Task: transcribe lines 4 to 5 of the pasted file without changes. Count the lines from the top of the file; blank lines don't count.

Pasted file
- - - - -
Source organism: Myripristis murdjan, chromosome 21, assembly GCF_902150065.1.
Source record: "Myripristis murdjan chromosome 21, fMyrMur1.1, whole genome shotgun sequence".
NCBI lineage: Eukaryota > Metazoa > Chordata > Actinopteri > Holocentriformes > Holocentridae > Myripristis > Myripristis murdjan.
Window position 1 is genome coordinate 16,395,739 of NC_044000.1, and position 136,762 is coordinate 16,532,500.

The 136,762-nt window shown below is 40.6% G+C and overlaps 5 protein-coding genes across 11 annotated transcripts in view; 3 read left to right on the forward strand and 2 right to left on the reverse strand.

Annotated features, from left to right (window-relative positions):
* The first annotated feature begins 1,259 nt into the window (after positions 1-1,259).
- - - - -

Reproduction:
Window position 1 is genome coordinate 16,395,739 of NC_044000.1, and position 136,762 is coordinate 16,532,500.

The 136,762-nt window shown below is 40.6% G+C and overlaps 5 protein-coding genes across 11 annotated transcripts in view; 3 read left to right on the forward strand and 2 right to left on the reverse strand.